1. Facebook addiction among Turkish college students: the role of psychological health, demographic, and usage characteristics.

    Science.gov (United States)

    Koc, Mustafa; Gulyagci, Seval

    2013-04-01

    This study explored Facebook addiction among Turkish college students and its behavioral, demographic, and psychological health predictors. The Facebook Addiction Scale (FAS) was developed and its construct validity was assessed through factor analyses. A total of 447 students reported their personal information and Facebook usage and completed the FAS and General Health Questionnaire (GHQ-28). The results revealed that weekly time commitment, social motives, severe depression, and anxiety and insomnia positively predicted Facebook addiction. Neither demographic variables nor the interactions of gender by usage characteristics were found to be significant predictors.

  2. Occupational Health Psychology in Romania: Managers' and employees' needs and perspective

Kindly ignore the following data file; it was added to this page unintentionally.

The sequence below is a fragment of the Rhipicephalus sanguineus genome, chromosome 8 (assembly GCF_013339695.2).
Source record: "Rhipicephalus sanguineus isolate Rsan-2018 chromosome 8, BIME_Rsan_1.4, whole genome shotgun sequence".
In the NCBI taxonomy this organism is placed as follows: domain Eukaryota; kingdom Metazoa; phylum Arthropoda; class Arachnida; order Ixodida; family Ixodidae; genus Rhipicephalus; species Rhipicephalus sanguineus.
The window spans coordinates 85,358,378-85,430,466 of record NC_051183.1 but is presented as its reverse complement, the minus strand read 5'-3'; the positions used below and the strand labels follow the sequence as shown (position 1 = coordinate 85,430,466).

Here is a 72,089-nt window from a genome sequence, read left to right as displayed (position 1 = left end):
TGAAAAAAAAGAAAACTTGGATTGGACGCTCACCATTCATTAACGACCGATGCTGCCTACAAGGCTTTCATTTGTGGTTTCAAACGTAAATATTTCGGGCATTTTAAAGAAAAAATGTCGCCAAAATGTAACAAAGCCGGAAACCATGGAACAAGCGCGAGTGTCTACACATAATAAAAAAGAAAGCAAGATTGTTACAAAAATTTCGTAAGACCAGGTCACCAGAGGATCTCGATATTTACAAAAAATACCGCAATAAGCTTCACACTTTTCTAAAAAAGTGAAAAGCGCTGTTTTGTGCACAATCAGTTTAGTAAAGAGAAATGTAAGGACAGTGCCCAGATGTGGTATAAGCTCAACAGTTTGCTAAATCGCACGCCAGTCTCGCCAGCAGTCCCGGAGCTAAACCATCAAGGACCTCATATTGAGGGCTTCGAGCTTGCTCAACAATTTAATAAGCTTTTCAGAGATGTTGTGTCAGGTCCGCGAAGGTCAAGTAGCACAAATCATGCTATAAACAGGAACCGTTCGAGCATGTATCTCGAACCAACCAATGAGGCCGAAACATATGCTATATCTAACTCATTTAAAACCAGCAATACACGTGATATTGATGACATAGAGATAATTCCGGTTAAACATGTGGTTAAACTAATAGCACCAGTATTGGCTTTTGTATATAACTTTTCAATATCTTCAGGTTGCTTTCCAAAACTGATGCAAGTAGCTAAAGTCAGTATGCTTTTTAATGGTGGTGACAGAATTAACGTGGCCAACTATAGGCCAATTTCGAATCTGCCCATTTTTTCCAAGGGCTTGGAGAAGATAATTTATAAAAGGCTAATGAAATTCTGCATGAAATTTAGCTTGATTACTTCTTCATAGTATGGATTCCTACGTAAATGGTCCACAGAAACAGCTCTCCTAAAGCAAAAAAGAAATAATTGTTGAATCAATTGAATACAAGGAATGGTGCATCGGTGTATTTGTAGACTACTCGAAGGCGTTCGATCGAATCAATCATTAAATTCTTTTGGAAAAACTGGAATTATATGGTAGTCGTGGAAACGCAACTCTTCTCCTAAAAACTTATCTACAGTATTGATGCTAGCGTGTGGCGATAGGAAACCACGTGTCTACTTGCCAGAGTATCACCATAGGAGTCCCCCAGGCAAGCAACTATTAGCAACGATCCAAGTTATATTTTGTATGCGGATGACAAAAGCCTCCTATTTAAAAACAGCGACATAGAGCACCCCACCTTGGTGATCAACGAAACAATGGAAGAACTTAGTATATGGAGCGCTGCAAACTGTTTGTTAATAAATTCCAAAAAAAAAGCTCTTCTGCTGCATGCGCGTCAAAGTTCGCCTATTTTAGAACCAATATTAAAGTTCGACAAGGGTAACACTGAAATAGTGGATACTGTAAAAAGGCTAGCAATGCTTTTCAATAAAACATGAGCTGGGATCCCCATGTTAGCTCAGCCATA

Directory of Open Access Journals (Sweden)

    Virga, Delia

    2012-04-01

    Full Text Available Occupational Health Psychology (OHP in Romania is now emerging, in the practitioner’s and educational field. The risk management paradigm provides a framework for this paper. The analysis focus is on presenting the perception of current national approach related to stressors and processes that threat employee’s and organizational health. Further, we compare the employees’ and managers’ perspective on OHP issues looking, in Romania and other European countries. Finally we conclude and address OHP challenges and opportunities in Romania.

  3. Food insecurity in adults with mood disorders: prevalence estimates and associations with nutritional and psychological health.

    Science.gov (United States)

    Davison, Karen M; Kaplan, Bonnie J

    2015-01-01